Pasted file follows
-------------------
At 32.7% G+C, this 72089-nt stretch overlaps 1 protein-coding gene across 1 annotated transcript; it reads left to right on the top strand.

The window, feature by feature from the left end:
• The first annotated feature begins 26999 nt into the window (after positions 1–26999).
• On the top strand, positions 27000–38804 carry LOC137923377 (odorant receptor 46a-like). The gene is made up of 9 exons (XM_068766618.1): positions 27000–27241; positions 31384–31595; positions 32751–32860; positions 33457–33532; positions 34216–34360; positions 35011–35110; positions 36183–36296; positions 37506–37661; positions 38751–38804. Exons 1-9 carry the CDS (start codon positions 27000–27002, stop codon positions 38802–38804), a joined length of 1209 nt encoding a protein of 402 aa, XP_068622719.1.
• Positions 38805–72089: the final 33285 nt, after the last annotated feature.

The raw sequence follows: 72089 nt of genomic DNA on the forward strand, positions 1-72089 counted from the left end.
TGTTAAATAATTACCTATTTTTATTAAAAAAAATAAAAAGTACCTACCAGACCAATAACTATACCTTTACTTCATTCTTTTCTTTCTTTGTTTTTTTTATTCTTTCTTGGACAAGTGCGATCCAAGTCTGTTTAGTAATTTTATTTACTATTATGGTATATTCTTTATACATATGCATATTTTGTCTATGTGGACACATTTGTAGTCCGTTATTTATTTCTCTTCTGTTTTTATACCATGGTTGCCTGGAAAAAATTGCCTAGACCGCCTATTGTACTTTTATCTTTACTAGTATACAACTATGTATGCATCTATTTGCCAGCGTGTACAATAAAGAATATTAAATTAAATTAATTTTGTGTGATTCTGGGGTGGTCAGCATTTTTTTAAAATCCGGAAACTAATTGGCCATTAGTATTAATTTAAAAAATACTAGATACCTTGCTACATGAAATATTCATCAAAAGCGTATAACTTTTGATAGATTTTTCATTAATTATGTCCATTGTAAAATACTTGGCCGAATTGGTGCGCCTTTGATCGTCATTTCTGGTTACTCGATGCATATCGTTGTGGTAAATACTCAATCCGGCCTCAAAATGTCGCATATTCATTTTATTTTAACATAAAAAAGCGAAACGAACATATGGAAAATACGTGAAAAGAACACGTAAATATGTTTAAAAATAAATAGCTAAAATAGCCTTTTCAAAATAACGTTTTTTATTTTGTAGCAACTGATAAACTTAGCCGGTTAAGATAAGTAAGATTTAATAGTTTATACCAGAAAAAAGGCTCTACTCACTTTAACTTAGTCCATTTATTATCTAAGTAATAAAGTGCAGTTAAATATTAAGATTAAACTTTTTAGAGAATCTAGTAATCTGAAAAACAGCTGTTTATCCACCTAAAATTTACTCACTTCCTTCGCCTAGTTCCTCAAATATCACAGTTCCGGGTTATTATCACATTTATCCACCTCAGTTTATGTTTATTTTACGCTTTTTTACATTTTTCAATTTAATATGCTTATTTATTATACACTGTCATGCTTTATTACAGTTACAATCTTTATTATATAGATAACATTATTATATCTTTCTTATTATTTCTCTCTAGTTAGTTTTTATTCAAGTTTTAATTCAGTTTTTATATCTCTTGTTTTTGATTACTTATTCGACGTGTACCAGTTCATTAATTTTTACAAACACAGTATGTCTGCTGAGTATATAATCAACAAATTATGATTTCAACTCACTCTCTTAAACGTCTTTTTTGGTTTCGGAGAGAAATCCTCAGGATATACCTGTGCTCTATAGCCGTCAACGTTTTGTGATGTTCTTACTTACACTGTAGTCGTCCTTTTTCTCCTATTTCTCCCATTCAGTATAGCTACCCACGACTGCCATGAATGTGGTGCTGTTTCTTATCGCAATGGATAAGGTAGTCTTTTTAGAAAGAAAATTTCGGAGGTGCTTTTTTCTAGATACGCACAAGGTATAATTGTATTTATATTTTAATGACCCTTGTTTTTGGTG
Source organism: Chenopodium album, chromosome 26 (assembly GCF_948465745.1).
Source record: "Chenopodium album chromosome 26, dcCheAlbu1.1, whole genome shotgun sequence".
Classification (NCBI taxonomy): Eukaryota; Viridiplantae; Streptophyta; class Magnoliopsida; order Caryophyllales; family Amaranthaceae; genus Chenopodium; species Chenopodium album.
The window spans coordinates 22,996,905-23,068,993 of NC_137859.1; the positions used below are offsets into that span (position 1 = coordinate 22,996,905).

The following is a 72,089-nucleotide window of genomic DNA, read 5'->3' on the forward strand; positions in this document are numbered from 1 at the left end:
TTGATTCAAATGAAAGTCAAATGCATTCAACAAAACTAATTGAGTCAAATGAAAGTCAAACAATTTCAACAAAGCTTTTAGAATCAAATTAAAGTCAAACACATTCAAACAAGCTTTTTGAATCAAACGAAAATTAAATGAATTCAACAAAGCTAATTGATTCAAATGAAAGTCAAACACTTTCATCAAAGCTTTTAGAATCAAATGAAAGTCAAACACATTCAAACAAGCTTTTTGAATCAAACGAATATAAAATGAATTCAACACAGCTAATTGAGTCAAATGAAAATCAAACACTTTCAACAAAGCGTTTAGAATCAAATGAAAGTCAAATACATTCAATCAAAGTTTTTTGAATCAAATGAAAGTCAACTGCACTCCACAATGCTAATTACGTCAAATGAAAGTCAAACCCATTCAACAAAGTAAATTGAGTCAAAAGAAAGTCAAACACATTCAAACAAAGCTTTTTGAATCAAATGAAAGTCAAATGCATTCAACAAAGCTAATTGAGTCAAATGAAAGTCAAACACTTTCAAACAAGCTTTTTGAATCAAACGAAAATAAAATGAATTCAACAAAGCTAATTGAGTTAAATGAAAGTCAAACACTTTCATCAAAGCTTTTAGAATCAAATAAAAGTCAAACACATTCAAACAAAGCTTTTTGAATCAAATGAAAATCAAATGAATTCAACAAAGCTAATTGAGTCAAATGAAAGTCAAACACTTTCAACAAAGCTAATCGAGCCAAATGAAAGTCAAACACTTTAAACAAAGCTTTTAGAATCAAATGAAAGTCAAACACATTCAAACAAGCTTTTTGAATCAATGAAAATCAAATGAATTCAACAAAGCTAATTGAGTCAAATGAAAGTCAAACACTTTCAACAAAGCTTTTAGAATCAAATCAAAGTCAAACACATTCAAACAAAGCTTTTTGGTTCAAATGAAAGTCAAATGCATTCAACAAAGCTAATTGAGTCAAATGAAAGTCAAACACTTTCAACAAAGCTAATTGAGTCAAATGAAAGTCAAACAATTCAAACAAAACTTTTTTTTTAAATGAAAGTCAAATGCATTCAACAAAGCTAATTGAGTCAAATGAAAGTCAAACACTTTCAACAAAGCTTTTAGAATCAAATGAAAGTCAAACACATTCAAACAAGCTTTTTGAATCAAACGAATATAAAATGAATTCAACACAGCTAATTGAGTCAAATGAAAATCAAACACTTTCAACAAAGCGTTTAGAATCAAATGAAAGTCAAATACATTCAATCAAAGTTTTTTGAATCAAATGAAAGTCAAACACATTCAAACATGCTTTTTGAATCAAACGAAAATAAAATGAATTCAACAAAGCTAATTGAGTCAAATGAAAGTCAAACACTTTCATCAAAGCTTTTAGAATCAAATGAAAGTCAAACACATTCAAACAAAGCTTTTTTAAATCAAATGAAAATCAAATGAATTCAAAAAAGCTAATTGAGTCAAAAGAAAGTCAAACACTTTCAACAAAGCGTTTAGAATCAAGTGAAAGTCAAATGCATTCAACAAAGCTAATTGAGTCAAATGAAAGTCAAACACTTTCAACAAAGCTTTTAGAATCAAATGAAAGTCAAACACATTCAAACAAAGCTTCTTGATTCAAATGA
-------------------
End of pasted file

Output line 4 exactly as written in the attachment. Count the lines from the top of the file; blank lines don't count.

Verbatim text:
• On the top strand, positions 27000–38804 carry LOC137923377 (odorant receptor 46a-like). The gene is made up of 9 exons (XM_068766618.1): positions 27000–27241; positions 31384–31595; positions 32751–32860; positions 33457–33532; positions 34216–34360; positions 35011–35110; positions 36183–36296; positions 37506–37661; positions 38751–38804. Exons 1-9 carry the CDS (start codon positions 27000–27002, stop codon positions 38802–38804), a joined length of 1209 nt encoding a protein of 402 aa, XP_068622719.1.